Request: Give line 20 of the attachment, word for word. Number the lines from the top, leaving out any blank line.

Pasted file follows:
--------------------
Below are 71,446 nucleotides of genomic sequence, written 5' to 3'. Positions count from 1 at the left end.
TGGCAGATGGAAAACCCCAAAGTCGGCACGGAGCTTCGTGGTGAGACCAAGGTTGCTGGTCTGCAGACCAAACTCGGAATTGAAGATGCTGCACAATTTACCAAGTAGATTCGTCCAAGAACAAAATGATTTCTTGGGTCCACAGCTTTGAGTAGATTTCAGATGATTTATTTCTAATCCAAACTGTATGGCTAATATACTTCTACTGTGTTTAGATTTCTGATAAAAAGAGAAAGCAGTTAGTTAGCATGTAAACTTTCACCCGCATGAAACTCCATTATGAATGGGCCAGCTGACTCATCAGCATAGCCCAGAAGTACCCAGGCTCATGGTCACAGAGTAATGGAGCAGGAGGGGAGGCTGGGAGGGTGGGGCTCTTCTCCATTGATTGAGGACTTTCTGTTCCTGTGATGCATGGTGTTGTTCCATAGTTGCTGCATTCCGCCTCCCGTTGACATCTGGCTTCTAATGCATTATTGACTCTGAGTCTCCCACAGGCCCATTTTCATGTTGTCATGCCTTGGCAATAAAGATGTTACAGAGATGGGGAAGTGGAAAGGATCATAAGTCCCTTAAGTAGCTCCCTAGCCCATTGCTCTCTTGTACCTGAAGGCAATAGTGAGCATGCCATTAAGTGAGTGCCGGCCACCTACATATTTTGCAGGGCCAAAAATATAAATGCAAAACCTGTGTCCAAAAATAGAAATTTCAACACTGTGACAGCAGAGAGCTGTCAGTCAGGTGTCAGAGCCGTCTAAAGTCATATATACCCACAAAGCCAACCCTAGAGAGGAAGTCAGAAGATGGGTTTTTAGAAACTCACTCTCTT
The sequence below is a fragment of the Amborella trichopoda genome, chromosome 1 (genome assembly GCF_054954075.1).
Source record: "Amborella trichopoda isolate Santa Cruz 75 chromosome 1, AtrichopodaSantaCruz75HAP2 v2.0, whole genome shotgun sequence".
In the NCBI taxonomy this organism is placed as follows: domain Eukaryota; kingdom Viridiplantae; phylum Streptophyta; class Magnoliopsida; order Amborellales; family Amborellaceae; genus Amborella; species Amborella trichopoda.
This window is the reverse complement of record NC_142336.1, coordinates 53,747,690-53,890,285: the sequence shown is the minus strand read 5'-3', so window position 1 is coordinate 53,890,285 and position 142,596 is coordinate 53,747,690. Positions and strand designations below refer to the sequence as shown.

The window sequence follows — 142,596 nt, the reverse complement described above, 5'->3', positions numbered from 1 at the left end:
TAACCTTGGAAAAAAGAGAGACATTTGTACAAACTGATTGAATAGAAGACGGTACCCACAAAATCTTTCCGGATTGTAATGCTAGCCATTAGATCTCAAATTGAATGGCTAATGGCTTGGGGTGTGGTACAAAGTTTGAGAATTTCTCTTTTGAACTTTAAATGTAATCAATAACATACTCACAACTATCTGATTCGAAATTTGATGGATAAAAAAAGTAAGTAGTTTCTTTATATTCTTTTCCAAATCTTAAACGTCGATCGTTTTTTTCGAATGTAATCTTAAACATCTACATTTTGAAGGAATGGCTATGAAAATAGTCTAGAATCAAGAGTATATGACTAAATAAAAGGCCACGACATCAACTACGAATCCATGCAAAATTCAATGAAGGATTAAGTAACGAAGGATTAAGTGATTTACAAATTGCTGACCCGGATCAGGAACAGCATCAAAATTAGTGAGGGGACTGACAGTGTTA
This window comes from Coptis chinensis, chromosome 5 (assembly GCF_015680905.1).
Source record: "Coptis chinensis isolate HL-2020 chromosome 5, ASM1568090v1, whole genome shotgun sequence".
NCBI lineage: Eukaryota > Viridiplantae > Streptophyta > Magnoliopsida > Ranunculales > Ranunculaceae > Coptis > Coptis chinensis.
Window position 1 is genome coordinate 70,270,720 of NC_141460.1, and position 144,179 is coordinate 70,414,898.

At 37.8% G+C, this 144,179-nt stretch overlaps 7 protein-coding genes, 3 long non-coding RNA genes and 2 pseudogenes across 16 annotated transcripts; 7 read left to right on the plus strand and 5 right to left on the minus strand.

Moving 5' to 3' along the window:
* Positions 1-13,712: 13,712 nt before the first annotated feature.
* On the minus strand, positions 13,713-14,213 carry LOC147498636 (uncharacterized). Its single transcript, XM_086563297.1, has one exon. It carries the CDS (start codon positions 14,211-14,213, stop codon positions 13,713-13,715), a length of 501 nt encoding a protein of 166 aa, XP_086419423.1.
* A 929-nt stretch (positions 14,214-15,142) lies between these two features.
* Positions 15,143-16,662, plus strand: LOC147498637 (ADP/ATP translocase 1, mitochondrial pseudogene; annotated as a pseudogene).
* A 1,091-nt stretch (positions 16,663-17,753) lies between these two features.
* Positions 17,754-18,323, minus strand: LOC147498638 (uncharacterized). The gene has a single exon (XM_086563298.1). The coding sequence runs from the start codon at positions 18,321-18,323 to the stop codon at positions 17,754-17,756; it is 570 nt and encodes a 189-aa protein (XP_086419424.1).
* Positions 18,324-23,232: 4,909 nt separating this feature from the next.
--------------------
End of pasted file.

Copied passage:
* Positions 17,754-18,323, minus strand: LOC147498638 (uncharacterized). The gene has a single exon (XM_086563298.1). The coding sequence runs from the start codon at positions 18,321-18,323 to the stop codon at positions 17,754-17,756; it is 570 nt and encodes a 189-aa protein (XP_086419424.1).